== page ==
Attleboro High Students Pick Obama
The president wins in a landslide in the school's mock election.
If the decision on who should serve as U.S. president were in the hands of Attleboro High School students, Barack Obama would have been elected to a second term in a landslide. The Democratic incumbent defeated Republican challenger Mitt Romney 855-281, according to the mock election results released Thursday.
There was also some third-party support from the AHS student body, with 129 votes going to Green-Rainbow candidate Jill Stein and 55 votes going to Libertarian Gary Johnson.
Obama was also the most popular candidate in Attleboro among voters in the real election, but not by as wide a margin. He earned 10,369 votes to Romney's 8,406. Johnson received 260 and 93 went to Stein.
Students received a second ballot that included series of questions about national political issues. In response to a question asking what the most important issue is in the country, the vast majority (729) chose the economy. Receiving the second-most votes was the national debt (210), followed by education (87), health care (79), environment (67) and energy (34).
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For each issue, students were provided with two to four statements and asked to choose the one with which they most agreed.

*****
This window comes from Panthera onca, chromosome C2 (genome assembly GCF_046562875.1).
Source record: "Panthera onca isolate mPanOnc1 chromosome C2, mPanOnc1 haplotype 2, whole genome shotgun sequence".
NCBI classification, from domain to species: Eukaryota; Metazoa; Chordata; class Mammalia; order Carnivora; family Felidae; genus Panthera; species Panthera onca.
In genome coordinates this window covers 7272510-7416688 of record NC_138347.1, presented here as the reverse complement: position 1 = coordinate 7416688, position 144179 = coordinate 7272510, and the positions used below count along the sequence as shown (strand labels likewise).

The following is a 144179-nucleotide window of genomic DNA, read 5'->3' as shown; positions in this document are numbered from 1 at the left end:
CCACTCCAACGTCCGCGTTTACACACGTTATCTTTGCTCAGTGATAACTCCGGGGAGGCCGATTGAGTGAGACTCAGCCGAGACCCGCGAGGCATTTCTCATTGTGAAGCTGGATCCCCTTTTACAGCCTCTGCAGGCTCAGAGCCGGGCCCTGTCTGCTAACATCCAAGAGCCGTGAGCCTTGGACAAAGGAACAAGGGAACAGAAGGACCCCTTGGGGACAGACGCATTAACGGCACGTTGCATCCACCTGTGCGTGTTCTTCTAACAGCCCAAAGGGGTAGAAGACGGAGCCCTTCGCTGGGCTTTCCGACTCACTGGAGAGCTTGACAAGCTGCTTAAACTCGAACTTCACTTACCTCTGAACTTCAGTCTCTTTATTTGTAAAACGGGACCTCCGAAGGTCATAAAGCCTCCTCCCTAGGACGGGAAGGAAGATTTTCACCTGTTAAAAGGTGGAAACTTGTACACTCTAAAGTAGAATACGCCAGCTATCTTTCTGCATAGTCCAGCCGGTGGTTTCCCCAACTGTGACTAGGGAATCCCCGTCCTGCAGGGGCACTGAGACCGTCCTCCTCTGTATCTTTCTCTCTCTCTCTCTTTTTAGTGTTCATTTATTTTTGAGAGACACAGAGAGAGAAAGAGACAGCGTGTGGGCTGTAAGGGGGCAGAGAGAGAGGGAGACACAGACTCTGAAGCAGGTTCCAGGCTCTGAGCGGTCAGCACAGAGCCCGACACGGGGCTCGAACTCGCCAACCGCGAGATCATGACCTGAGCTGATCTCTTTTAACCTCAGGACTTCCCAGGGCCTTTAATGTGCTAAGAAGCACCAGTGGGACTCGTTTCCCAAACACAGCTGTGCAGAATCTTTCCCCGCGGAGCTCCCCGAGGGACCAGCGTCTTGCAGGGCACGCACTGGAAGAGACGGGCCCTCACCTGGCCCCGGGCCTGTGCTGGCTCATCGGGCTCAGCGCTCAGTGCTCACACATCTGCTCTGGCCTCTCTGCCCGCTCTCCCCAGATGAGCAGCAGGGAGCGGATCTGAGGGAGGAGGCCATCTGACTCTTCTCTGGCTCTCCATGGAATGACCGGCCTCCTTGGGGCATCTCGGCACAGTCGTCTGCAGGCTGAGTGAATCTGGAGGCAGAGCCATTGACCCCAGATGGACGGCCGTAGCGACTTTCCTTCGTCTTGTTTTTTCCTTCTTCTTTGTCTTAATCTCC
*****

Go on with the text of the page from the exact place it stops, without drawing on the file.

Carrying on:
Regarding the economy, the most popular statement was "We should reform the nation's tax code by closing loopholes for millionaires and billionaires. This involves cutting corporate tax rates and using the tax code to reward companies that pursue innovation and invest in America."
The most popular statement about education was "Our most important educational priorities should be to expand financial aid for college students and double the number of federally funded work-study jobs over the next five years."
The most popular statement regarding energy was also the most popular statement overall. More than 780 students chose, "We should invest in clean, renewable sources of energy, especially solar and wind-power."
Regarding health care, 455 students agreed with the statement, "Universal health care coverage means more affordable premiums and lower costs because people will focus more on preventive care and avoid expensive emergency care. Americans have the right to health insurance and protections from abusive practices by insurance companies."
In contrast, only 142 students agreed with the statement, "Universal health care amounts to government control of individuals' rights, government interference in the economy, and huge costs. The individual states should set their own policies regarding the uninsured, those with chronic conditions, and with regard to Medicaid."
Nearly 700 students agreed with the statement "We should cap federal government spending at below 20 percent of the nation's gross domestic product. The other 474 voters preferred the statement, "Spending cuts will only go so far and raising taxes and/or changing the rules on how taxes are paid are also necessary steps to reduce the deficit."
Voting took place Oct. 30 at the school's library. The mock election was organized by school librarian Lisa Ryder and social studies coordinator Tobey Reed in conjunction with the national program The My Voice National Student Mock Election. The full results can be found in the PDF attached to this article.